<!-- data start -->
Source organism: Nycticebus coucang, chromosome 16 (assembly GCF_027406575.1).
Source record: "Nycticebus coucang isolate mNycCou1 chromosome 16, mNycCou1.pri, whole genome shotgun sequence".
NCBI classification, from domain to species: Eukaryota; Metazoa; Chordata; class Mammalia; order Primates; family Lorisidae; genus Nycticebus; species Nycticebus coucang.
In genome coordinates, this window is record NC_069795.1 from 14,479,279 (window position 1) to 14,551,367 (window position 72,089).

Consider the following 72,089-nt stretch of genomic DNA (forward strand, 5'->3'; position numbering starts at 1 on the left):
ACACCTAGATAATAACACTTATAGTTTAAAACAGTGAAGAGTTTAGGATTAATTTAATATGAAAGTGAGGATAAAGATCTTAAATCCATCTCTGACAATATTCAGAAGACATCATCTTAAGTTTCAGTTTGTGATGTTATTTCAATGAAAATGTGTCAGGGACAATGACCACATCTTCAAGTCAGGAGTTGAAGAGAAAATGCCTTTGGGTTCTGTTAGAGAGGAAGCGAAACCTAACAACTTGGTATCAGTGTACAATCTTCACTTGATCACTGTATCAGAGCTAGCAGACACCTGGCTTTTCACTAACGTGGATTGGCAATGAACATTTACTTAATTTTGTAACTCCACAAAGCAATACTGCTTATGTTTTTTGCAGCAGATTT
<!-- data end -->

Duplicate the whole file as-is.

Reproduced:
Source organism: Nycticebus coucang, chromosome 16 (assembly GCF_027406575.1).
Source record: "Nycticebus coucang isolate mNycCou1 chromosome 16, mNycCou1.pri, whole genome shotgun sequence".
NCBI classification, from domain to species: Eukaryota; Metazoa; Chordata; class Mammalia; order Primates; family Lorisidae; genus Nycticebus; species Nycticebus coucang.
In genome coordinates, this window is record NC_069795.1 from 14,479,279 (window position 1) to 14,551,367 (window position 72,089).

Consider the following 72,089-nt stretch of genomic DNA (forward strand, 5'->3'; position numbering starts at 1 on the left):
ACACCTAGATAATAACACTTATAGTTTAAAACAGTGAAGAGTTTAGGATTAATTTAATATGAAAGTGAGGATAAAGATCTTAAATCCATCTCTGACAATATTCAGAAGACATCATCTTAAGTTTCAGTTTGTGATGTTATTTCAATGAAAATGTGTCAGGGACAATGACCACATCTTCAAGTCAGGAGTTGAAGAGAAAATGCCTTTGGGTTCTGTTAGAGAGGAAGCGAAACCTAACAACTTGGTATCAGTGTACAATCTTCACTTGATCACTGTATCAGAGCTAGCAGACACCTGGCTTTTCACTAACGTGGATTGGCAATGAACATTTACTTAATTTTGTAACTCCACAAAGCAATACTGCTTATGTTTTTTGCAGCAGATTT